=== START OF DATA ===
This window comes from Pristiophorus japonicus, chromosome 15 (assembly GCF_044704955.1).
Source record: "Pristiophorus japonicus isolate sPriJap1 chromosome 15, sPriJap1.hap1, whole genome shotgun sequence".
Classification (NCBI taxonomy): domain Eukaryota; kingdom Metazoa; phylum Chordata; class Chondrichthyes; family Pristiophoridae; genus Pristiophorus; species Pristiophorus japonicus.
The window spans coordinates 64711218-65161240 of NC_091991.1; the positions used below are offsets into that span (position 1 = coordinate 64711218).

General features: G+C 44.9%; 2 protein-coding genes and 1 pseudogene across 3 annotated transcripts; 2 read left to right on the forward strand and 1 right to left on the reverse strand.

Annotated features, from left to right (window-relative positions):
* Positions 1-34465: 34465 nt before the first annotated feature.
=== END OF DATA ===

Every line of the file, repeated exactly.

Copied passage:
This window comes from Pristiophorus japonicus, chromosome 15 (assembly GCF_044704955.1).
Source record: "Pristiophorus japonicus isolate sPriJap1 chromosome 15, sPriJap1.hap1, whole genome shotgun sequence".
Classification (NCBI taxonomy): domain Eukaryota; kingdom Metazoa; phylum Chordata; class Chondrichthyes; family Pristiophoridae; genus Pristiophorus; species Pristiophorus japonicus.
The window spans coordinates 64711218-65161240 of NC_091991.1; the positions used below are offsets into that span (position 1 = coordinate 64711218).

General features: G+C 44.9%; 2 protein-coding genes and 1 pseudogene across 3 annotated transcripts; 2 read left to right on the forward strand and 1 right to left on the reverse strand.

Annotated features, from left to right (window-relative positions):
* Positions 1-34465: 34465 nt before the first annotated feature.